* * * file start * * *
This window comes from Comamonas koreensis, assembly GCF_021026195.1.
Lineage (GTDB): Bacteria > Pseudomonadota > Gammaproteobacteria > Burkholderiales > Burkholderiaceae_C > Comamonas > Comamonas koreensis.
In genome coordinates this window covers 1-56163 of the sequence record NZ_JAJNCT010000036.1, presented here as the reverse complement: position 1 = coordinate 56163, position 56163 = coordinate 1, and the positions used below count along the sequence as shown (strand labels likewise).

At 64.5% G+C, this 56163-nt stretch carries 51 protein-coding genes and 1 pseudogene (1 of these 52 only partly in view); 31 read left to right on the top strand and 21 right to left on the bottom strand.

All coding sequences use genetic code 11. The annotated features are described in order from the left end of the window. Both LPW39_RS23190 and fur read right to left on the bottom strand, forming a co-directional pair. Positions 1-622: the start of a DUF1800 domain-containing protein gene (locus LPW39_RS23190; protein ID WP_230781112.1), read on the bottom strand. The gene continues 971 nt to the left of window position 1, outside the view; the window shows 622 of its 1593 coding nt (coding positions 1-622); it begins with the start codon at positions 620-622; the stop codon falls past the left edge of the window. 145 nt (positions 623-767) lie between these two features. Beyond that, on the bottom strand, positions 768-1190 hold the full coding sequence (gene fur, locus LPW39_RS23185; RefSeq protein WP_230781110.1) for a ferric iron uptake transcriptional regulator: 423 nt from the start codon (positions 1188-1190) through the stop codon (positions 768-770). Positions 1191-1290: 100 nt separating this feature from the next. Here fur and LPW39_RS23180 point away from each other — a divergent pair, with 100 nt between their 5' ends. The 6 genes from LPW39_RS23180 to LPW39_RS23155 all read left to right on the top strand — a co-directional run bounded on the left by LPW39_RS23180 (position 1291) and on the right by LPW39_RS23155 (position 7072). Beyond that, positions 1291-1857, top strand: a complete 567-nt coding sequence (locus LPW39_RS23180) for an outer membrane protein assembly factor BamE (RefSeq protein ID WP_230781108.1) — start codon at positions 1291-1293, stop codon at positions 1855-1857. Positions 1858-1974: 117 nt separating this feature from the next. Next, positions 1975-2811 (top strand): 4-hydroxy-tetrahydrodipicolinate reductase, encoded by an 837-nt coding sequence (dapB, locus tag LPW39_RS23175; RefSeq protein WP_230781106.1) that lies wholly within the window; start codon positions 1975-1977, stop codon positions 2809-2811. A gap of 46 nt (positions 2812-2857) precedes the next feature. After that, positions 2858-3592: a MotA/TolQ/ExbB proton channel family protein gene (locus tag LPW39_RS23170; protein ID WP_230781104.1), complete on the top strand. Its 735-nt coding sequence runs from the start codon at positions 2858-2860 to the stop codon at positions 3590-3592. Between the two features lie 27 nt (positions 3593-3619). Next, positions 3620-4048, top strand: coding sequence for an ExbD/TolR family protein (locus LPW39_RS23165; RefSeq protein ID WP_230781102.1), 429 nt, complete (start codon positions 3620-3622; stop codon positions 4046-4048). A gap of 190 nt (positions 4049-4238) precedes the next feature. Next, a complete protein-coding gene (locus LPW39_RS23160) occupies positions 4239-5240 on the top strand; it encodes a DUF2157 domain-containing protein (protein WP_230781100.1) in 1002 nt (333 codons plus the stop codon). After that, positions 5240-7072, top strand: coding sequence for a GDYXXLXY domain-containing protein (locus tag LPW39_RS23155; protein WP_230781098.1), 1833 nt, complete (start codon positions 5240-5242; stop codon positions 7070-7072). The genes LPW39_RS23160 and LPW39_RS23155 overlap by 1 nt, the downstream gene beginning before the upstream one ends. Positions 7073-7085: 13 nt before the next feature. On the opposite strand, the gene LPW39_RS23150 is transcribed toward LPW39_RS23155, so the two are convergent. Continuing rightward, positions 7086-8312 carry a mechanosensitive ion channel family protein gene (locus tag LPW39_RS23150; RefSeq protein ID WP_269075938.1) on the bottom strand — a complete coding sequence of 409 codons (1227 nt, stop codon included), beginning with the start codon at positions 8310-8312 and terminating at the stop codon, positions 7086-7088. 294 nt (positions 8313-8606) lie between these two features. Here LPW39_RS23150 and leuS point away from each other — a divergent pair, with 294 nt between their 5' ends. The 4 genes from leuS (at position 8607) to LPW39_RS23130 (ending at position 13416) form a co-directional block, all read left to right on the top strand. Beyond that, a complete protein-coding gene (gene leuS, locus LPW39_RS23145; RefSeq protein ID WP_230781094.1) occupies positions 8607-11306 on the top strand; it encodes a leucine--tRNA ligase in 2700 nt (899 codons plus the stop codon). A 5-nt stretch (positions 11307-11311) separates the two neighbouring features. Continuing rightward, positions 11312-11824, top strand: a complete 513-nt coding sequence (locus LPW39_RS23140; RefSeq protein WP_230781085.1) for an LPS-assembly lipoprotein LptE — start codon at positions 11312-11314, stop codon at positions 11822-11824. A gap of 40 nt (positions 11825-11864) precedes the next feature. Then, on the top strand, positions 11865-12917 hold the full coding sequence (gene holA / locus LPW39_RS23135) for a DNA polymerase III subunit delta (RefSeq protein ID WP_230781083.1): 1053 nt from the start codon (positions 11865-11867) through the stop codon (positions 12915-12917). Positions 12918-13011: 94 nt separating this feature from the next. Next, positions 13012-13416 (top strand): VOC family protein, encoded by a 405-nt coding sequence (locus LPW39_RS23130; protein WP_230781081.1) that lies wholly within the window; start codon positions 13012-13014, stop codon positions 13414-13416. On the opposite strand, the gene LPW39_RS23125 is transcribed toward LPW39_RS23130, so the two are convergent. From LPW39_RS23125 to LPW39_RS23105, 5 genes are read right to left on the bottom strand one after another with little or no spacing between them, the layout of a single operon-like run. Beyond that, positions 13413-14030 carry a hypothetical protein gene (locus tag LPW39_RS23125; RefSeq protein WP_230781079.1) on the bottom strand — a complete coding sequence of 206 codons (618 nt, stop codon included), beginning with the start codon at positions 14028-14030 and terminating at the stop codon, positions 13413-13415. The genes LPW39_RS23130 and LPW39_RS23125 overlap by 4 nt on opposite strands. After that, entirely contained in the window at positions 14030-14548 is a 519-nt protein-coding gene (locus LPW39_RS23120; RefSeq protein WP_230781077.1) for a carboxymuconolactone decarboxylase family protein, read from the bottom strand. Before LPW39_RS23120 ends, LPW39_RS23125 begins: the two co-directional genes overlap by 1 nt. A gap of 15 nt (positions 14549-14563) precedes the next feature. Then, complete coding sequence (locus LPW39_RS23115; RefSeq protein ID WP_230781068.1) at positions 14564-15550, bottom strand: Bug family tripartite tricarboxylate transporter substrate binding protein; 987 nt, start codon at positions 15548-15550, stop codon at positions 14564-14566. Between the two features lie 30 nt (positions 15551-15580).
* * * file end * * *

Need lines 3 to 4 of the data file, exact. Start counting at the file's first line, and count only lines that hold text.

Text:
In genome coordinates this window covers 1-56163 of the sequence record NZ_JAJNCT010000036.1, presented here as the reverse complement: position 1 = coordinate 56163, position 56163 = coordinate 1, and the positions used below count along the sequence as shown (strand labels likewise).

At 64.5% G+C, this 56163-nt stretch carries 51 protein-coding genes and 1 pseudogene (1 of these 52 only partly in view); 31 read left to right on the top strand and 21 right to left on the bottom strand.